Beating back cancer isn’t just about having the right drugs. It’s also about getting them to the exactly where tumors are hiding inside the body — all while minimizing damage to healthy tissue.
In advanced ovarian cancer, that can mean pumping chemotherapy drugs into the abdominal cavity. The process is long and painful, and requires multiple sessions.
What if this could be both more efficient and more effective?
This is where engineering may be able to work in concert with medicine.
Katerina Mantzavinou, a Ph.D. student in the Harvard-MIT Program in Health Sciences and Technology and a graduate research assistant at the Koch Institute for Integrative Cancer Research, is developing a new way to deliver those cancer-fighting drugs to the abdomen using origami, the ancient art of paper folding.
“I was very interested in deployable structures. How do you make something really big really small? How do you fold it up?” said Mantzavinou. “So what I did was, I bought all this origami paper.”
After perfecting a folding shape, she uses a 3-D printer to create a mold. She next injects that mold with silicone, a material compatible with human biology, producing a foldable drug-delivery device.
Mantzavinou is working to strike a balance between size and durability so a surgeon can pass the folded silicone shape through a small tube to the target. The origami structure would then unfold and deliver the drug evenly and effectively inside a patient’s abdomen.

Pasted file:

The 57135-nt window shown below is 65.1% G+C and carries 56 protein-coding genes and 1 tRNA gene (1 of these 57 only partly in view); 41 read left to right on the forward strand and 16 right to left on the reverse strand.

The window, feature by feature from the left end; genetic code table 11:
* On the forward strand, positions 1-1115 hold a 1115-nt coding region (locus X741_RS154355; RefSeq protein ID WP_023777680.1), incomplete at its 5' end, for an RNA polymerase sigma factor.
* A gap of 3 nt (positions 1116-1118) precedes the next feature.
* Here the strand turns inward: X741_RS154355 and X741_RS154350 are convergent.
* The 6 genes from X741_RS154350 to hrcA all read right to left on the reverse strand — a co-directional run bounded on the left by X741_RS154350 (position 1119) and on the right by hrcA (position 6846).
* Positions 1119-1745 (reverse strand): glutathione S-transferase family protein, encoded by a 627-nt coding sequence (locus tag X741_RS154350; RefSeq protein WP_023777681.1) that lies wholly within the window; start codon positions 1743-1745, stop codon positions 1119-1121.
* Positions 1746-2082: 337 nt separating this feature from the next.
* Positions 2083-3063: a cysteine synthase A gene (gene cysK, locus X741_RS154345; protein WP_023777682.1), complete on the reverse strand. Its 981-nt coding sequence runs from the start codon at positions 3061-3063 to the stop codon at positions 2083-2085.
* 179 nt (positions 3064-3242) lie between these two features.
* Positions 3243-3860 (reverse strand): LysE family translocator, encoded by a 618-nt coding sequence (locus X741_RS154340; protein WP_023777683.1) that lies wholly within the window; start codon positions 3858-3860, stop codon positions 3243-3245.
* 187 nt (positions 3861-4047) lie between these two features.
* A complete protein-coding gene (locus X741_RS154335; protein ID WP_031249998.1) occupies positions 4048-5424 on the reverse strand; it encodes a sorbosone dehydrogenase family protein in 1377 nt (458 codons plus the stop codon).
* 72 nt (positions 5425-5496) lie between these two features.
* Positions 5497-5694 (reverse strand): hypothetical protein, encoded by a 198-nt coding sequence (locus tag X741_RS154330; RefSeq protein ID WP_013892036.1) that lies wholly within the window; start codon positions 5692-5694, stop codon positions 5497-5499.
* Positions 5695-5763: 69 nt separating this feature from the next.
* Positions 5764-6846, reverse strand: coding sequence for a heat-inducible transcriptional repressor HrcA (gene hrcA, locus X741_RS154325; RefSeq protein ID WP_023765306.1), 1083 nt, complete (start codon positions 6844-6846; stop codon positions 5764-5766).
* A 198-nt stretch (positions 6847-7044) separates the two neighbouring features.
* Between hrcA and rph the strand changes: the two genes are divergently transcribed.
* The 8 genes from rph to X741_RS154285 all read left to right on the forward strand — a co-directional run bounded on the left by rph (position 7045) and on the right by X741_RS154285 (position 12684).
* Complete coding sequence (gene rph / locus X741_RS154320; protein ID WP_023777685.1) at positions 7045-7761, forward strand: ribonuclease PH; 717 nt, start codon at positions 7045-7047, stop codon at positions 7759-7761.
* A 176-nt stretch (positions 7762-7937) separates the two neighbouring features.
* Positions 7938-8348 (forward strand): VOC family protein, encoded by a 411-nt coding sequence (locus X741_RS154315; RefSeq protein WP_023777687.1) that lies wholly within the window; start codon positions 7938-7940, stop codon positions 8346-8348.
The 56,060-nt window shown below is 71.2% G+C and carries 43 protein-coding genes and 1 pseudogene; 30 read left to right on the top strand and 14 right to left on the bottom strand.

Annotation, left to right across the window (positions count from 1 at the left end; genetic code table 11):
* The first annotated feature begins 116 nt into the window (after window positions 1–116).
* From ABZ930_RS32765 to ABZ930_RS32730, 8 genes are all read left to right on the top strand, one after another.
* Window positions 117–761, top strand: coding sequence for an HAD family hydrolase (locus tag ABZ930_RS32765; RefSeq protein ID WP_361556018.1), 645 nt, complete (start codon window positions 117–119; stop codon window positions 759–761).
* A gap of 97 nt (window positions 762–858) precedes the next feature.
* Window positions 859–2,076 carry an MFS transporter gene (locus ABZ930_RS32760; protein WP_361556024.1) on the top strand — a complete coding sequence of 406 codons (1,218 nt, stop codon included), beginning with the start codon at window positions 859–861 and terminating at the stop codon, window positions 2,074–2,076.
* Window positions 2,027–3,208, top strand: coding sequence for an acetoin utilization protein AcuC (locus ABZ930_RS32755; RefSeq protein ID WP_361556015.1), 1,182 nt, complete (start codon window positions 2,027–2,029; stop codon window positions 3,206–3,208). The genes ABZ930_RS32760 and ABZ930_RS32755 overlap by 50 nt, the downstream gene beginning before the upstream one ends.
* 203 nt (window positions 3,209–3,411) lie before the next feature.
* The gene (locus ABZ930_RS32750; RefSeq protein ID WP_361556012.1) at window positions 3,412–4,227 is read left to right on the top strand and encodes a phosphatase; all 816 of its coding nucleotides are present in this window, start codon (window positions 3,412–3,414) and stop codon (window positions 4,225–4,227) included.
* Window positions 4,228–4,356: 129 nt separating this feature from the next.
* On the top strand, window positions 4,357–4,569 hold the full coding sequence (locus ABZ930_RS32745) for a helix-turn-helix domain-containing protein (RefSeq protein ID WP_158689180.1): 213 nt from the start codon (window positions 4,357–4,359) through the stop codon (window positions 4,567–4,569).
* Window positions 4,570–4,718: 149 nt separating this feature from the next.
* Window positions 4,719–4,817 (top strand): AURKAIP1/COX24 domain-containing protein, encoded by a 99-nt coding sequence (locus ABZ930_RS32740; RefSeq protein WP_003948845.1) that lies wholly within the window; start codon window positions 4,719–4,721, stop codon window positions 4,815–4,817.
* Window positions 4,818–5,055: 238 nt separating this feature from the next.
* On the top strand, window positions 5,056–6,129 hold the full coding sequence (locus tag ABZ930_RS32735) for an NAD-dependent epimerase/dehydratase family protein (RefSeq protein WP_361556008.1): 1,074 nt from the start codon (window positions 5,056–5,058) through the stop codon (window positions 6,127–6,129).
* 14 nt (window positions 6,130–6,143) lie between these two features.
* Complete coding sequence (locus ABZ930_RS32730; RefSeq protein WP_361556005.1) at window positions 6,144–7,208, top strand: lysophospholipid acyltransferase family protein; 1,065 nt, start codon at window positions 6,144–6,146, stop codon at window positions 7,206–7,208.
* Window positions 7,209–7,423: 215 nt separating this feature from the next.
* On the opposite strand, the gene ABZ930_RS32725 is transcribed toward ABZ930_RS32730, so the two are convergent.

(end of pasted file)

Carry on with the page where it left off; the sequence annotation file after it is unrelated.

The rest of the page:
“These cancers are metastatic, that’s not a good word in the context of cancer,” said Michael Cima, a professor of engineering at the Massachusetts Institute of Technology and Mantzavinou’s adviser. “So the idea here was, is there a way we could do a minimally invasive procedure to deploy some sort of device that will deliver the drug over that entire course of the therapy?”
Their research is still in its early stages, and even if the chemo gets everywhere it should, it’s not clear if women with ovarian cancer will survive longer. (Metastatic cancers almost always develop resistance to chemo.) But Mantzavinou and Cima hope the technique will help make therapy for certain advanced cancers safer for patients and easier to administer for providers.